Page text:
Thomas Jefferson once famously wrote, "All tyranny needs to gain a foothold is for people of good conscience to remain silent."
Or did he? Numerous social movements attribute the quote to him. "The Complete Idiot's Guide to U.S. Government and Politics" cites it in a discussion of American democracy. Actor Chuck Norris's 2010 treatise "Black Belt Patriotism: How to Reawaken America" uses it to urge conservatives to become more involved in politics. It is even on T-shirts and decals.
Yet the founding father and third U.S. president never wrote it or said it, insists Anna Berkes, a 33-year-old research librarian at the Jefferson Library at Monticello, his grand estate just outside Charlottesville, Va. Nor does he have any connection to many of the "Jeffersonian" quotes that politicians on both sides of the aisle have slung back and forth in recent years, she says.The piece offers a guide, "How to Spot a Fake Jefferson Quote."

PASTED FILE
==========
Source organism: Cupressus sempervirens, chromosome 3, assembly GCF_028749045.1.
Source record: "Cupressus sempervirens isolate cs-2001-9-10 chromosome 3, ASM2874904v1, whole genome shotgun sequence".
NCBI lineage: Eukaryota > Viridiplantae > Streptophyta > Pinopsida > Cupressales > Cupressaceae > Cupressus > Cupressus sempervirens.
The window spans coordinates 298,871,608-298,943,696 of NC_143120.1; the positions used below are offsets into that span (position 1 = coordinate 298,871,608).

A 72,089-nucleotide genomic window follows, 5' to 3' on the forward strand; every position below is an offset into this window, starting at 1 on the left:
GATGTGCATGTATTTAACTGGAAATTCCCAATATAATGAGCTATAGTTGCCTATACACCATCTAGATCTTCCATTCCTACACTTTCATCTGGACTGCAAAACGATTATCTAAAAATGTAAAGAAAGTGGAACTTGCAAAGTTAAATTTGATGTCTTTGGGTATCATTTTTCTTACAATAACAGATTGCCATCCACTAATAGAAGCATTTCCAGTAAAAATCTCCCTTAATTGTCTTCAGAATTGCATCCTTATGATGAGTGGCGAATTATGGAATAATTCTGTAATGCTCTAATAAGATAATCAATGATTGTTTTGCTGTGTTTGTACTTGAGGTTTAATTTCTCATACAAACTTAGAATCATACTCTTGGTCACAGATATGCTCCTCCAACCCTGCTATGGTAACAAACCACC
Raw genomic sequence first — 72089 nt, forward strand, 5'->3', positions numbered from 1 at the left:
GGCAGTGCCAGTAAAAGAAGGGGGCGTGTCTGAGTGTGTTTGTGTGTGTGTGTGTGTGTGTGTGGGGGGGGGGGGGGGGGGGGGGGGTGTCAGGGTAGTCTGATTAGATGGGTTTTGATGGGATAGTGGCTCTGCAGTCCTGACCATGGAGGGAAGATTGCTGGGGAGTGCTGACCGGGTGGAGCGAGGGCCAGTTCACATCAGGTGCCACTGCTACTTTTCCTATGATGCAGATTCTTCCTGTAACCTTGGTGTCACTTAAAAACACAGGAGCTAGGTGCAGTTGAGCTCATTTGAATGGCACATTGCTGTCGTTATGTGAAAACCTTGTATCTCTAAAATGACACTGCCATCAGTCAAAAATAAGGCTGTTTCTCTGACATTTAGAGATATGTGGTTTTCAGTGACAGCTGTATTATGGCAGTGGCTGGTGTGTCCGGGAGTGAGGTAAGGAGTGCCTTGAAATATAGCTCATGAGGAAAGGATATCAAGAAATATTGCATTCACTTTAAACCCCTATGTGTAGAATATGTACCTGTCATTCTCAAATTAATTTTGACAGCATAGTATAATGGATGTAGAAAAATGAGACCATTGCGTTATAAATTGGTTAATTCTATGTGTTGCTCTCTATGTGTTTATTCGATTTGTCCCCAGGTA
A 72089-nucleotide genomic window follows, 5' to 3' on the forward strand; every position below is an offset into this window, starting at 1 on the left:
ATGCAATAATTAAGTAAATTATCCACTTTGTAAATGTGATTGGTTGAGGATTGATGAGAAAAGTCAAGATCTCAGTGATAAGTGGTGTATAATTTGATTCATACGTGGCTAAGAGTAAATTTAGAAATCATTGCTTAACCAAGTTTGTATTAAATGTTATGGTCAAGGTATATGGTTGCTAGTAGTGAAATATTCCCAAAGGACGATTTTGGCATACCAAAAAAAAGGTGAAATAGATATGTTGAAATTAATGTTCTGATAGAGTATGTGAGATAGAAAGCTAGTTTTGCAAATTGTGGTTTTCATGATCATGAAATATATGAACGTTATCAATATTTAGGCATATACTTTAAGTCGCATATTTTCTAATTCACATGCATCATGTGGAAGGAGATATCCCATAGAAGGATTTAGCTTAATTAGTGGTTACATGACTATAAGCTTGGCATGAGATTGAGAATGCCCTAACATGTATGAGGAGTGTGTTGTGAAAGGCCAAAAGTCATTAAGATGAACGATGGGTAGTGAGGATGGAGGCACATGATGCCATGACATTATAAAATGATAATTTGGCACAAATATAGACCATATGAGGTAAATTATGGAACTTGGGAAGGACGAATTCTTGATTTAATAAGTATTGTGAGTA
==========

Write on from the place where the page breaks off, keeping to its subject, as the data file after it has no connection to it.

Tips from Anna Berkes, a research librarian at the Jefferson Library at MonticelloSeveral of these tips apply more broadly. The "modern language" item provided an instant way to spot a fake Lincoln quotation: the Great Emancipator could not have said that corporations had "hijacked" democracy because the word did not exist in his lifetime.
- Word Contractions: Jefferson almost never used them.
- "You" as an indefinite pronoun: He rarely used the second person singular unless he was addressing someone directly.
- Modern language: Quotes about American gumption or industriousness, presenting a "pull-yourself-up-by-your-bootstraps" sentiment, are unlikely to have come from Jefferson. He was a wealthy planter in what was then a largely non-urban country.
- Pithy aphorisms: "The ability to encapsulate his entire philosophy on a topic in one sentence was not among Jefferson's many talents," according to Ms. Berkes.
- No citation: If there is no citation for a primary document, that is a red flag.
- Only appears in modern publications: "If you search further for the quotation on Google Books ... and the only place you find it is in business and self-help books, it's almost certain doom," according to Ms. Berkes